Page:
Let’s talk about one of the most common complaints we see both during and after pregnancy! As many as 50% of women will experience lower back pain during pregnancy and many will go on to develop lower back pain afterwards too.

Why do women experience back pain post pregnancy?

During pregnancy, as the baby grows inside your tummy, your hormones, balance and posture all change. As the baby grows and gets heavier, the pressure moves towards the pelvic floor. Towards the third trimester, you will experience widening of the abdominal muscles, sometimes causing a separation – known as diastasis recti or DRAM. This is a normal process to make room for the growing baby, but it inevitably places excess stress on the entire body.

After giving birth, your body is in a new state of “normal”. After carrying around a little bub (or bubs) for 9 months, some of these changes don’t simply return to pre-pregnancy states. Common changes include:

  • Posture
  • Breast size
  • Abdominal strength and size
  • Pelvic floor control
  • Hip and pelvic strength and control
  • Exercise tolerance
  • Hormones
  • Weight

How do these changes lead to pain?

Postural stress on the spine can place excess stress on muscles, joints and ligaments. During pregnancy, one of the biggest changes to occur is widening of the pelvis to make way for delivery. This process is made possible through hormones (such as relaxin) making ligaments around the pelvis more lax. Couple this with weakened muscles of the core, pelvic floor and surrounding hip/lower back muscles and this effect is amplified. Without strong muscles to support the hips, pelvis and lower back, the lumbar spine and sacroiliac joints (SIJ) can get cranky! Often women will experience pain with general activities such as walking, sitting and turning over in bed whereas others may experience pain with exercise.

Exercise after having a baby

Returning to exercise after having a baby can be hard, but it’s a must! Without managing it correctly, it can lead to increased lower back pain. For more information on pre and post-natal exercise especially in the weeks/months after giving birth, check out our in depth blog “Exercise Post Pregnancy”.

There are a number of reasons why this might occur, including:

  • Ligament laxity – due to the production of relaxin, a hormone released to facilitate widening of the pelvis for delivery
  • Poor posture
  • Reduced strength in muscles that were strong before pregnancy
  • Poor muscular control
  • Exercise that is too high impact or too intense

There are numerous reasons why back pain can occur during or after exercise and numerous areas such as the lower back or SIJ can be problematic.

The most common issue we see is returning to or participating in exercise without addressing weakness of pelvic floor/core and hip muscles. Especially fitness that requires good strength and control such as high intensity workouts or resistance training. This happens when the exercise requires stability through the lower back and core, but your body isn’t able to control this well enough and places too much stress on structures around the lower back.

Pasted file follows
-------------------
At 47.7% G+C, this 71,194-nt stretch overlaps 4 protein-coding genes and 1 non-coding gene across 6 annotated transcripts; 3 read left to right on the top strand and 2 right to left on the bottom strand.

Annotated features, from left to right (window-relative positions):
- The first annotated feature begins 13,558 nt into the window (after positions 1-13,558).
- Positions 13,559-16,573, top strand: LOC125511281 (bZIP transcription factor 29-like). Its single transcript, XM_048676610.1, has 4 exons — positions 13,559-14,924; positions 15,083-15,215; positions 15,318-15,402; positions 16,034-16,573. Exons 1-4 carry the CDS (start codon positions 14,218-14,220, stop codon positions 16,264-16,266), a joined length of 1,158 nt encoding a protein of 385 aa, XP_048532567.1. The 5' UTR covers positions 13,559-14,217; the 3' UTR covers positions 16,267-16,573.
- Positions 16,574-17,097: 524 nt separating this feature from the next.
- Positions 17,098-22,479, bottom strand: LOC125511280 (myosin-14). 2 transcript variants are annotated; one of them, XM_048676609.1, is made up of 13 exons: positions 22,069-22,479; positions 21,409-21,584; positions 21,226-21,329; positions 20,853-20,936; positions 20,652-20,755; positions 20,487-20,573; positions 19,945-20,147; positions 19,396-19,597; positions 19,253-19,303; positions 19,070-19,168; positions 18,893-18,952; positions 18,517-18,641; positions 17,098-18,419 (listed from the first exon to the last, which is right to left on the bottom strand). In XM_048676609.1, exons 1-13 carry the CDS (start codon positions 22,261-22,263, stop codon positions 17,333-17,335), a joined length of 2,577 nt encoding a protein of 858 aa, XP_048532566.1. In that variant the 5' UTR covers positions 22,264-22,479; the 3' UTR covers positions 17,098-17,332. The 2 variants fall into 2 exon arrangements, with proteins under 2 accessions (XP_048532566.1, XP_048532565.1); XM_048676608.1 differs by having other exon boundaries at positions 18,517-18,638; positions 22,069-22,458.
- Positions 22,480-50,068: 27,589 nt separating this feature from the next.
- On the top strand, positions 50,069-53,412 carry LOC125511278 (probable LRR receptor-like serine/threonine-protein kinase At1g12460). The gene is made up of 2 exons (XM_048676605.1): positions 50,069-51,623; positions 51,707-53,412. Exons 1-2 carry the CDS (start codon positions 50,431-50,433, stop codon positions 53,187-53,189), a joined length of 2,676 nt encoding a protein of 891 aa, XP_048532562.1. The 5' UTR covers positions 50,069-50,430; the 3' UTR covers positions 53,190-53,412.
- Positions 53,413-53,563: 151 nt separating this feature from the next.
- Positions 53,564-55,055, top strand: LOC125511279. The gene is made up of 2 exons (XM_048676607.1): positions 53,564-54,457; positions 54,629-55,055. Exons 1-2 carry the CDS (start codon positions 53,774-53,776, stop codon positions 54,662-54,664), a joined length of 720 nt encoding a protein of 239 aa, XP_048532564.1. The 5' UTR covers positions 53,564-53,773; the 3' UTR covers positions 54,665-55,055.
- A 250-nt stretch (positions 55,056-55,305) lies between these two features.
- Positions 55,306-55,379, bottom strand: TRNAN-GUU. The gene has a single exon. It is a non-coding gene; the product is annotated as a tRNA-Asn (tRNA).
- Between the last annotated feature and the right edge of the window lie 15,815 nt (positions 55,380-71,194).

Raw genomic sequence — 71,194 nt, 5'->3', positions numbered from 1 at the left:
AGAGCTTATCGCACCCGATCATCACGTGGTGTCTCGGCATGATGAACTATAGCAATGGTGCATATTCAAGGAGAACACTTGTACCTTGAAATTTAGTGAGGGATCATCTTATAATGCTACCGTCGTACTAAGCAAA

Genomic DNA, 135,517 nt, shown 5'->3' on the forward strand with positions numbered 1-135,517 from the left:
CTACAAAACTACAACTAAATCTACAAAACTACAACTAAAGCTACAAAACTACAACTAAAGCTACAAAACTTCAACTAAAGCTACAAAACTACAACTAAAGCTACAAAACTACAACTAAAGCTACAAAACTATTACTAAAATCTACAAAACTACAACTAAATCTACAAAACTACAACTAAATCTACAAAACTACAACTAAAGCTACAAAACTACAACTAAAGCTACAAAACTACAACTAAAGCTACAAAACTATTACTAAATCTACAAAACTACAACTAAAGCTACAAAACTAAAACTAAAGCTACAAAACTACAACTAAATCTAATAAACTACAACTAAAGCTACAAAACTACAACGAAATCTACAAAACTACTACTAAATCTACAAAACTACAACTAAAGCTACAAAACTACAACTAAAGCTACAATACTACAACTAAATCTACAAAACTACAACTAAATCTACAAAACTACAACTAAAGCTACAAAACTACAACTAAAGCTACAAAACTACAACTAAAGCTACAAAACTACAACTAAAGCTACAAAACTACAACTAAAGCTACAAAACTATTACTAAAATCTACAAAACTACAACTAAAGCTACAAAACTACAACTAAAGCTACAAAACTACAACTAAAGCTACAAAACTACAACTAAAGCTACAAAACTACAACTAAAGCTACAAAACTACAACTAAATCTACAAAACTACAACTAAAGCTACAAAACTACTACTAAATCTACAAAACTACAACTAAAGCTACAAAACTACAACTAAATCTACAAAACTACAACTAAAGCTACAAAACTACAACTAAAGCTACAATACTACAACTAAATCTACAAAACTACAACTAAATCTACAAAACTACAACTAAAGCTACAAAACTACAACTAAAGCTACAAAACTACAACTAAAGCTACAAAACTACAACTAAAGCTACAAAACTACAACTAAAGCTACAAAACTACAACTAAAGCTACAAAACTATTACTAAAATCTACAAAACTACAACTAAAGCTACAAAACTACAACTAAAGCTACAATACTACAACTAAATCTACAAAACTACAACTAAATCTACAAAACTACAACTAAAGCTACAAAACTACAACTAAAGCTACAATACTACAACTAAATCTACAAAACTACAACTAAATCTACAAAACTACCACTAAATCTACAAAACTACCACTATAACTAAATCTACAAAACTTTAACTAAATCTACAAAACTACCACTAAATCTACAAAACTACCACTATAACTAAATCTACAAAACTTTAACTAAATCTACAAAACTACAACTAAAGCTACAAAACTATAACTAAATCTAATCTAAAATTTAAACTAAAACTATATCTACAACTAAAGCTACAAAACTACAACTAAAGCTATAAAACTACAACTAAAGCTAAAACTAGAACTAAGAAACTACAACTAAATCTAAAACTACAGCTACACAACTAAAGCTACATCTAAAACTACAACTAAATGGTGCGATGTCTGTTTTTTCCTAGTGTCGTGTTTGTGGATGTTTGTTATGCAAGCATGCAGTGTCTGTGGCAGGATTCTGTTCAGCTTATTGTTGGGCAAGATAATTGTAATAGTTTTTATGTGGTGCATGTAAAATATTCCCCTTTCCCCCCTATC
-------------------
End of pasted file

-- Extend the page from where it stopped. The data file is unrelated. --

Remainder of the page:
How do we address this?

Firstly, this is the most common question we get asked by mums. The answer is: it depends. It depends on how far post pregnancy you are, the cause of your pain, how severe it is, what level of exercise you are doing and your goals. This is why working with a physiotherapist is so important. We can assess any contributing factors, and support you in addressing these so you can exercise pain free. A mum 8 weeks post-partum doing only walking will be managed differently to a mum 6 months post-partum doing F45 type training. Similarly, a mum with poor pelvic floor control will be managed differently than a mum with poor glute strength and control.

So, how can we help?

Your physiotherapist can assess your issue by first taking a thorough history of your pregnancy and any concerns you may have, as well as gauge what exercise you would like to get back into and your goals. Then we can assess your pelvic floor, core and pelvic control, posture, muscle strength and more. At Revive Physiotherapy and Pilates we are lucky enough to have access to Real Time Ultrasound to accurately assess your pelvic floor. For more information on post natal assessments, check out our  blog Don’t Forget Mum! Post-Natal Assessments and Care.

Whilst we need to get you strong and support your back, we can firstly give you advice on the type of exercise that will be safe, which ones to avoid temporarily and specific positions and lifestyle modifications to help. Here are some ways we can reduce your achey pains and tight muscles:

  • Taping/bracing
  • Massage
  • Joint mobilisations
  • Trigger point work
  • Dry needling
  • Heat

We can then address contributing factors through exercise:

  • Pelvic floor exercises
  • Hip, core and lower back strengthening and control
  • Mobility exercises
  • Stretches
  • Pilates

Below are some of the exercises we might prescribe at different stages to improve core and hip/pelvic strength and control. These are quite general and non-specific but can be a great start for those experiencing lower back pain with exercise. There are many different exercises  and some will be more suited to you depending on your injury but try some of these as a starting point!

Top Tips For Exercising Post Pregnancy

  • Engage the core to stabilize the lower back
  • Warm up with glute, core and lower back activation exercises
  • Avoid exercises which aggravate your pain – use alternatives or modify the exercise
  • Gradually ease into higher impact and higher intensity exercise
  • Set up a good foundation – get strong before getting back into high impact and intense aerobic training

We’d love to help you become pain free and keep you doing what you love doing, so get in touch if you would like more help to get on top of your pain during or after pregnancy!